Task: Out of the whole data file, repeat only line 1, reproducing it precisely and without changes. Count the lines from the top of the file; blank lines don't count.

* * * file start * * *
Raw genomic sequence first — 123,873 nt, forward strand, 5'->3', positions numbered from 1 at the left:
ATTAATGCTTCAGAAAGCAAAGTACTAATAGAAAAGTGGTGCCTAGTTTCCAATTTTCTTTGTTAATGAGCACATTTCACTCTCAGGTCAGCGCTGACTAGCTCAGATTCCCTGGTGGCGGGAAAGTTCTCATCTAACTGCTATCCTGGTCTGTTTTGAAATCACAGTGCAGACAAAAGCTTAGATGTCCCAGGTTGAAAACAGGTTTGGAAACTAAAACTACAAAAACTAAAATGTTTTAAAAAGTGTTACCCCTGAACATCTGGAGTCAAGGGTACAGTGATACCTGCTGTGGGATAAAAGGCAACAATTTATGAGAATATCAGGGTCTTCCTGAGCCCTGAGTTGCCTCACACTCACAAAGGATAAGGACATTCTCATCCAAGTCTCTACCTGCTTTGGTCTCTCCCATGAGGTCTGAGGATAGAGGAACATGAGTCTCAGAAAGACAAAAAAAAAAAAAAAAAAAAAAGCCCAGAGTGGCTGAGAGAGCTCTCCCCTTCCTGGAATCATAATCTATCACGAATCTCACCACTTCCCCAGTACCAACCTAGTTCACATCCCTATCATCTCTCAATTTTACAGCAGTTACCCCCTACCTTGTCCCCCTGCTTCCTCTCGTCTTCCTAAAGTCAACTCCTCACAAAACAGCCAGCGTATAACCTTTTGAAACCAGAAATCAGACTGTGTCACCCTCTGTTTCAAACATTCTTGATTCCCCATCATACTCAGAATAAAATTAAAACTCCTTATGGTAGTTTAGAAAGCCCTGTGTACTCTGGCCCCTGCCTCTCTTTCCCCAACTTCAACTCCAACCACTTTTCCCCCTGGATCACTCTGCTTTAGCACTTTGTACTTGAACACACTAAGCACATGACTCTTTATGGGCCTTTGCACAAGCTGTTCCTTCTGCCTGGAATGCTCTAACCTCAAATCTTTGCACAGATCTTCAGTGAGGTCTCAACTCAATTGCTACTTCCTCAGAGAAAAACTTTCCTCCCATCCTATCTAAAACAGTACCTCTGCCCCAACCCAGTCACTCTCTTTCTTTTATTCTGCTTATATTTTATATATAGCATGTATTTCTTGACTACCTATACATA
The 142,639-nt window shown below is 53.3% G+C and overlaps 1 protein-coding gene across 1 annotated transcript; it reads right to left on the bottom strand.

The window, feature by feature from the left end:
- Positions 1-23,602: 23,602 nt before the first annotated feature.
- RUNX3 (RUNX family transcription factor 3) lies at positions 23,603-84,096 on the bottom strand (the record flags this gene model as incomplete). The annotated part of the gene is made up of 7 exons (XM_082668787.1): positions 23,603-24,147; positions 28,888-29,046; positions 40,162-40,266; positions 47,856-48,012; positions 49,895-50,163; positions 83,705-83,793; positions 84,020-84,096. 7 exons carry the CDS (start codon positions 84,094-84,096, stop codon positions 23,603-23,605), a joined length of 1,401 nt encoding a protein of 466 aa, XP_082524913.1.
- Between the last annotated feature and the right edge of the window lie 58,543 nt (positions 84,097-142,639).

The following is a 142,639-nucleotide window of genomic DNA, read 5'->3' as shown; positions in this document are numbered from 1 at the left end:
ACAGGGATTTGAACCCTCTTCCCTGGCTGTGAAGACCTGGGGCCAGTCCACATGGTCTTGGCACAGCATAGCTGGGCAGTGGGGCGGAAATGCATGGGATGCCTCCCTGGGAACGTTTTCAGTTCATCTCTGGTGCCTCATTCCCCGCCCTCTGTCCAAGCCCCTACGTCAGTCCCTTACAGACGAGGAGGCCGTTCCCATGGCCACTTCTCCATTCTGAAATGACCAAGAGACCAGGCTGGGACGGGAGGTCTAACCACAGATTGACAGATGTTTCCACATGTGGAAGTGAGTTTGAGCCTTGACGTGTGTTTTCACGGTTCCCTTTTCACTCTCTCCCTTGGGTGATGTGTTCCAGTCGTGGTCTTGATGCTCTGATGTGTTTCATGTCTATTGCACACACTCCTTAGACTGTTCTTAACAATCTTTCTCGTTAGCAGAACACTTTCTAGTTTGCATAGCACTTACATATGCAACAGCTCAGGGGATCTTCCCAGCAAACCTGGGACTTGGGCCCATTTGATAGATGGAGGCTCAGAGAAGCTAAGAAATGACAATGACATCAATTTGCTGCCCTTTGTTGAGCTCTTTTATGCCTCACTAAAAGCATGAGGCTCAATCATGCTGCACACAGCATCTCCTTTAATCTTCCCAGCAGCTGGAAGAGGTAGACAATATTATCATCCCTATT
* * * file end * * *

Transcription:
Raw genomic sequence first — 123,873 nt, forward strand, 5'->3', positions numbered from 1 at the left: